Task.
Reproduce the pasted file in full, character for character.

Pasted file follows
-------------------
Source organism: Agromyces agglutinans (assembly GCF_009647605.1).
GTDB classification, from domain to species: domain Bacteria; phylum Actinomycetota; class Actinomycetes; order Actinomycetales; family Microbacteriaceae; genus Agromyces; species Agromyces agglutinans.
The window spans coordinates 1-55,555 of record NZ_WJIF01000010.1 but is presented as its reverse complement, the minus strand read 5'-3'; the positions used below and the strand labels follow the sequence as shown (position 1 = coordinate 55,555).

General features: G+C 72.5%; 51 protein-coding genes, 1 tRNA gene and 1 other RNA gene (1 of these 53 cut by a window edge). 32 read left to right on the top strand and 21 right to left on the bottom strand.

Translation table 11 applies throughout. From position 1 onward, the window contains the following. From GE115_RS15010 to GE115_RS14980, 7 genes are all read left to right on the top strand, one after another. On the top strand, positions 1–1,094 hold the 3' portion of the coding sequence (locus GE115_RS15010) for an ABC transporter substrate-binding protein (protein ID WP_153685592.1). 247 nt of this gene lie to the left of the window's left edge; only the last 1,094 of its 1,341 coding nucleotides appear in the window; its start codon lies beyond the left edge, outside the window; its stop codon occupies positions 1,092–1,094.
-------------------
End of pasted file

Source organism: Agromyces agglutinans (assembly GCF_009647605.1).
GTDB classification, from domain to species: domain Bacteria; phylum Actinomycetota; class Actinomycetes; order Actinomycetales; family Microbacteriaceae; genus Agromyces; species Agromyces agglutinans.
The window spans coordinates 1-55,555 of record NZ_WJIF01000010.1 but is presented as its reverse complement, the minus strand read 5'-3'; the positions used below and the strand labels follow the sequence as shown (position 1 = coordinate 55,555).

General features: G+C 72.5%; 51 protein-coding genes, 1 tRNA gene and 1 other RNA gene (1 of these 53 cut by a window edge). 32 read left to right on the top strand and 21 right to left on the bottom strand.

Translation table 11 applies throughout. From position 1 onward, the window contains the following. From GE115_RS15010 to GE115_RS14980, 7 genes are all read left to right on the top strand, one after another. On the top strand, positions 1–1,094 hold the 3' portion of the coding sequence (locus GE115_RS15010) for an ABC transporter substrate-binding protein (protein ID WP_153685592.1). 247 nt of this gene lie to the left of the window's left edge; only the last 1,094 of its 1,341 coding nucleotides appear in the window; its start codon lies beyond the left edge, outside the window; its stop codon occupies positions 1,092–1,094.